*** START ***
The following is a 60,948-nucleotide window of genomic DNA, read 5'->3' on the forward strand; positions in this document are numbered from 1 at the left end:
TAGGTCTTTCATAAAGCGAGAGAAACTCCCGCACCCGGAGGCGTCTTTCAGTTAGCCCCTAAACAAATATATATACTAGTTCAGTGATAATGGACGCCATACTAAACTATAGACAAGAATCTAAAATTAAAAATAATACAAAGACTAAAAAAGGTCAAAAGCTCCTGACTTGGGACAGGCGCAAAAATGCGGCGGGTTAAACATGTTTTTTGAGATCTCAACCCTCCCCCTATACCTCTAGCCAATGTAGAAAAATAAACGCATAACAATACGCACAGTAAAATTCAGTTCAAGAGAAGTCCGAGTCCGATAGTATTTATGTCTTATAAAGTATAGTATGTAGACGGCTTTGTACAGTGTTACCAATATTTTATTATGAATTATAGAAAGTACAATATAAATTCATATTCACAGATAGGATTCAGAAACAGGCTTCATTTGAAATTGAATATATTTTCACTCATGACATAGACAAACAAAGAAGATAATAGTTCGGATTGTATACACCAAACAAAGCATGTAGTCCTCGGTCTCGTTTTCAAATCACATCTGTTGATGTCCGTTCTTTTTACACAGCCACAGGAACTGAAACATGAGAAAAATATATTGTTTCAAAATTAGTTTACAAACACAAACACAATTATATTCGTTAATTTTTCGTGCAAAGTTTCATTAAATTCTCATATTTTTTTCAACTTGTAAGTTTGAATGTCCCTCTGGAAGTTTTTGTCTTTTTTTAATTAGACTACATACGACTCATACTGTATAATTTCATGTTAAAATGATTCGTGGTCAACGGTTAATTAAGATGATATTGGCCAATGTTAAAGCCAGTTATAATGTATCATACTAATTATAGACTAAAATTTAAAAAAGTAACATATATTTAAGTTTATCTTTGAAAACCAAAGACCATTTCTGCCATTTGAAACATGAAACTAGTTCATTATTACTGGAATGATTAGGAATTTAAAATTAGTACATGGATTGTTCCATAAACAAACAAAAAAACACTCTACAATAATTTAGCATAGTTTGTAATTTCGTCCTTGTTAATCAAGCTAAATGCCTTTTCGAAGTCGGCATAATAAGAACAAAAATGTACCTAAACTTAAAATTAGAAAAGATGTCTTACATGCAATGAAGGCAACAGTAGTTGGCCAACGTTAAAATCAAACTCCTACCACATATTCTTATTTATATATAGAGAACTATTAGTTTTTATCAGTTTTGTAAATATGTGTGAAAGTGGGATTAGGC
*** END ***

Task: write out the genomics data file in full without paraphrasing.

The following is a 60,948-nucleotide window of genomic DNA, read 5'->3' on the forward strand; positions in this document are numbered from 1 at the left end:
TAGGTCTTTCATAAAGCGAGAGAAACTCCCGCACCCGGAGGCGTCTTTCAGTTAGCCCCTAAACAAATATATATACTAGTTCAGTGATAATGGACGCCATACTAAACTATAGACAAGAATCTAAAATTAAAAATAATACAAAGACTAAAAAAGGTCAAAAGCTCCTGACTTGGGACAGGCGCAAAAATGCGGCGGGTTAAACATGTTTTTTGAGATCTCAACCCTCCCCCTATACCTCTAGCCAATGTAGAAAAATAAACGCATAACAATACGCACAGTAAAATTCAGTTCAAGAGAAGTCCGAGTCCGATAGTATTTATGTCTTATAAAGTATAGTATGTAGACGGCTTTGTACAGTGTTACCAATATTTTATTATGAATTATAGAAAGTACAATATAAATTCATATTCACAGATAGGATTCAGAAACAGGCTTCATTTGAAATTGAATATATTTTCACTCATGACATAGACAAACAAAGAAGATAATAGTTCGGATTGTATACACCAAACAAAGCATGTAGTCCTCGGTCTCGTTTTCAAATCACATCTGTTGATGTCCGTTCTTTTTACACAGCCACAGGAACTGAAACATGAGAAAAATATATTGTTTCAAAATTAGTTTACAAACACAAACACAATTATATTCGTTAATTTTTCGTGCAAAGTTTCATTAAATTCTCATATTTTTTTCAACTTGTAAGTTTGAATGTCCCTCTGGAAGTTTTTGTCTTTTTTTAATTAGACTACATACGACTCATACTGTATAATTTCATGTTAAAATGATTCGTGGTCAACGGTTAATTAAGATGATATTGGCCAATGTTAAAGCCAGTTATAATGTATCATACTAATTATAGACTAAAATTTAAAAAAGTAACATATATTTAAGTTTATCTTTGAAAACCAAAGACCATTTCTGCCATTTGAAACATGAAACTAGTTCATTATTACTGGAATGATTAGGAATTTAAAATTAGTACATGGATTGTTCCATAAACAAACAAAAAAACACTCTACAATAATTTAGCATAGTTTGTAATTTCGTCCTTGTTAATCAAGCTAAATGCCTTTTCGAAGTCGGCATAATAAGAACAAAAATGTACCTAAACTTAAAATTAGAAAAGATGTCTTACATGCAATGAAGGCAACAGTAGTTGGCCAACGTTAAAATCAAACTCCTACCACATATTCTTATTTATATATAGAGAACTATTAGTTTTTATCAGTTTTGTAAATATGTGTGAAAGTGGGATTAGGC